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Stock-market Valuations Are High and Bearish According to 'the Best Single Measure'

April 22, 2024
minute read

The Buffett Indicator, a metric Warren Buffett regards as a prime gauge of market valuations, has surged to levels surpassing even those seen during the peak of the dot-com bubble in 2000, as illustrated by the accompanying chart. Despite this alarming trend, I maintain reservations about forecasting a market downturn within the upcoming year.

This apparent contradiction between heightened valuations and short-term market predictions is not unique to the Buffett Indicator. Most valuation metrics, including those discussed further in this analysis, offer little insight into immediate market movements. Instead, their true predictive power emerges over extended timeframes, typically spanning several years.

Consequently, while the Buffett Indicator may paint a bleak picture for the market's trajectory in the next twelve months, its forecasts gain traction when projecting over the coming decade, suggesting a probable downturn from current levels.

A visual representation of this concept can be found in the chart, illustrating the correlation between the Buffett Indicator's predictive ability and varying investment horizons, from one year to a decade. Notably, at the one-year mark, the indicator's explanatory power is negligible, with an r-squared value near zero. However, this value escalates steadily as the investment horizon lengthens, indicating a stronger relationship between the indicator and future market performance over longer periods.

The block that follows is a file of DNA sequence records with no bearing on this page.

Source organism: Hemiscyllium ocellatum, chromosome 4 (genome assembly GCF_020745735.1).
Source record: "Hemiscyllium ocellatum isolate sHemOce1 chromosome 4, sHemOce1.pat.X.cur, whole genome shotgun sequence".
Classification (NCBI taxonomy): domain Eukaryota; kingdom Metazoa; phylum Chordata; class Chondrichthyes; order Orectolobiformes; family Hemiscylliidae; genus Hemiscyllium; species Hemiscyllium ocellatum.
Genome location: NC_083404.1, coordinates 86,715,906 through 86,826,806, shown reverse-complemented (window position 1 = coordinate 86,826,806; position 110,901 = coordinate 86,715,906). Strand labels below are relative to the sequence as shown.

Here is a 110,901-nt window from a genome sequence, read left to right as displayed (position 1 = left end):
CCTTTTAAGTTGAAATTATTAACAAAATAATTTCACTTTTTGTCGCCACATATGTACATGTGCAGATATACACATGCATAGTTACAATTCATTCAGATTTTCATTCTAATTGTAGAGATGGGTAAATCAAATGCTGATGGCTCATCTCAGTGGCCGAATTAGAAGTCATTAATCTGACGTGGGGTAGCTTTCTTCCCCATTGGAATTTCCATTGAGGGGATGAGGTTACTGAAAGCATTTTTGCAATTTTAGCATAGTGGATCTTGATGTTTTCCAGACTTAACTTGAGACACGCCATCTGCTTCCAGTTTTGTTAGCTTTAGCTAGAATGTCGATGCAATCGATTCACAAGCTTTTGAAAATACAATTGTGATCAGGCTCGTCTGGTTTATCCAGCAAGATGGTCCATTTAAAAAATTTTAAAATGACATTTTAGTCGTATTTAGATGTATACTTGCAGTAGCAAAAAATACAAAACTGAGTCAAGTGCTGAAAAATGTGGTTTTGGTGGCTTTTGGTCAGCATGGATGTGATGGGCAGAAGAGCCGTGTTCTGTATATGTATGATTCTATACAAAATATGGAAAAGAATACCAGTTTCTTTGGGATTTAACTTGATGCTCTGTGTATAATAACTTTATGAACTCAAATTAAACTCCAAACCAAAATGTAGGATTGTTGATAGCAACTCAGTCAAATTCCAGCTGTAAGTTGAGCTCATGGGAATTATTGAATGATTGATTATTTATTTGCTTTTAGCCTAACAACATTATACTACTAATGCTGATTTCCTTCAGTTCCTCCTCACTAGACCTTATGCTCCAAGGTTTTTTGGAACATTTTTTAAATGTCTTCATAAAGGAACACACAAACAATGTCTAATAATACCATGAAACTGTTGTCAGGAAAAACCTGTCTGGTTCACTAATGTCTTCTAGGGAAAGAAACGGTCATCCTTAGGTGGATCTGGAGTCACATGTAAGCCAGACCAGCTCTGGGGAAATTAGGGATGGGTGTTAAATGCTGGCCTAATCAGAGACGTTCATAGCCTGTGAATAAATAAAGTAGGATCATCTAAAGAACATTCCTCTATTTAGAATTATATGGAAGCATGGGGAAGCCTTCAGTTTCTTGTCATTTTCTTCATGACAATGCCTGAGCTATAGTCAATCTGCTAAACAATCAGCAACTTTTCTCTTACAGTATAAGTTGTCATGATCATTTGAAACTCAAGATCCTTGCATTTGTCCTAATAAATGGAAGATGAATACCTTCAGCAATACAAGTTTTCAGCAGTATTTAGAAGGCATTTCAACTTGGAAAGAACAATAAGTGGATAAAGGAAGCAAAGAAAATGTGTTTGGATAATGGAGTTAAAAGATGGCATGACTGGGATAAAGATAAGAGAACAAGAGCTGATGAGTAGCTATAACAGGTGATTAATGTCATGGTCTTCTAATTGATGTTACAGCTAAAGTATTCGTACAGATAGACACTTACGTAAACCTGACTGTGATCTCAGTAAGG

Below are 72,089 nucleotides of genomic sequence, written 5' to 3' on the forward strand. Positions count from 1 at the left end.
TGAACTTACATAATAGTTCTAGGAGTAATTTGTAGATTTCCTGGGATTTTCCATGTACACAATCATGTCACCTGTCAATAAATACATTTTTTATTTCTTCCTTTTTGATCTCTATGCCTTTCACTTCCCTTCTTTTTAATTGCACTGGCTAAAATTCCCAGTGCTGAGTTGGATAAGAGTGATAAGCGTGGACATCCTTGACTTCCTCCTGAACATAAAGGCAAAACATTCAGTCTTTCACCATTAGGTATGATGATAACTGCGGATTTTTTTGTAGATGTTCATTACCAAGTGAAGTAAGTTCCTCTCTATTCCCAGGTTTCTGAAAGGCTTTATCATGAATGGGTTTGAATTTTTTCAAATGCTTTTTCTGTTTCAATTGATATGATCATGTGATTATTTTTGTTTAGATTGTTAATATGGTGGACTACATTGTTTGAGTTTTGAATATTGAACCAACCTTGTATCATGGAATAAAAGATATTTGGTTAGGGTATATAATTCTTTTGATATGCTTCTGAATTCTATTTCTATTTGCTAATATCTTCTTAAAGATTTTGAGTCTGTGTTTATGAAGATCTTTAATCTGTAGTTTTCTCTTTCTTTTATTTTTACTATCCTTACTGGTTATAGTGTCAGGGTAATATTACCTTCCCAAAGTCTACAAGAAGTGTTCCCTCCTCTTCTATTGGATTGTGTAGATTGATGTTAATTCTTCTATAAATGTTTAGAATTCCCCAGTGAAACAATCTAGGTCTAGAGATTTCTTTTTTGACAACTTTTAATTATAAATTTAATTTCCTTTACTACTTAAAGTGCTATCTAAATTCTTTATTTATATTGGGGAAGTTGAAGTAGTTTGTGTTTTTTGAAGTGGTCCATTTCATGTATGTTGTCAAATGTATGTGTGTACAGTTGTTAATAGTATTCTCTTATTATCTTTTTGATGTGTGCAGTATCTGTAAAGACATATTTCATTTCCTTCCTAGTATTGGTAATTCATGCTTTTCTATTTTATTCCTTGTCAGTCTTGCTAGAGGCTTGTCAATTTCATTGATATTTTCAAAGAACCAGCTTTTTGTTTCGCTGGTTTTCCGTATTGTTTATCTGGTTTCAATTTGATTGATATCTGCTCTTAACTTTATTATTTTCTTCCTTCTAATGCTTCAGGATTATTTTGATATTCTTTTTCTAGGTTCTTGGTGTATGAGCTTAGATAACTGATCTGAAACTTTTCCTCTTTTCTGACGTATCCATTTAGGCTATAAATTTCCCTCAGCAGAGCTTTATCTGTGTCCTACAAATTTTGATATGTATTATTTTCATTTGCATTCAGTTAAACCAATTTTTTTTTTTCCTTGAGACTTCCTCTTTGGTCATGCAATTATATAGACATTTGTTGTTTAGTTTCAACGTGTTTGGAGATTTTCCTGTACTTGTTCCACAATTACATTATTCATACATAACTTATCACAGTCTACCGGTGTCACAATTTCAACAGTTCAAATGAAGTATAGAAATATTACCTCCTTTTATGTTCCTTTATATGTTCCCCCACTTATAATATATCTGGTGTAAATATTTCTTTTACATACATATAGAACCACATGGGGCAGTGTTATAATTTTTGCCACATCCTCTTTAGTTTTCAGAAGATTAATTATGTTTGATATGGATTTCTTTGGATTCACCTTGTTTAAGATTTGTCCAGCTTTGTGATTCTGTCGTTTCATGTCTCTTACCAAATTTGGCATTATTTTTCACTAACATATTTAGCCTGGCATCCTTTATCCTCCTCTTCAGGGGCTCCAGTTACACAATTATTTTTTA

The Buffett Indicator's predictive behavior mirrors that of other valuation metrics referenced herein. Each exhibits a similar pattern of diminished short-term forecasting accuracy, but increased reliability over more extended timelines. Consequently, while uncertainty clouds the market's direction in the immediate future, indications point towards subpar returns over the ensuing decade.

Drawing on an analogy from Ben Inker of GMO, likening the market to a leaf caught in a hurricane, we can appreciate the unpredictability of short-term movements. Yet, akin to gravity ultimately guiding the leaf to the ground, long-term market trends tend to align with valuation fundamentals, suggesting a downward trajectory in the years ahead.

Further reinforcing this pessimistic outlook are the assessments of additional valuation indicators outlined in the accompanying table. Across the board, these metrics align in signaling caution, supporting the notion of below-average market returns over the next decade.

Bryan Curtis
Eric Ng
John Liu
Editorial Board
Bryan Curtis
Adan Harris
Managing Editor
Cathy Hills
Associate Editor

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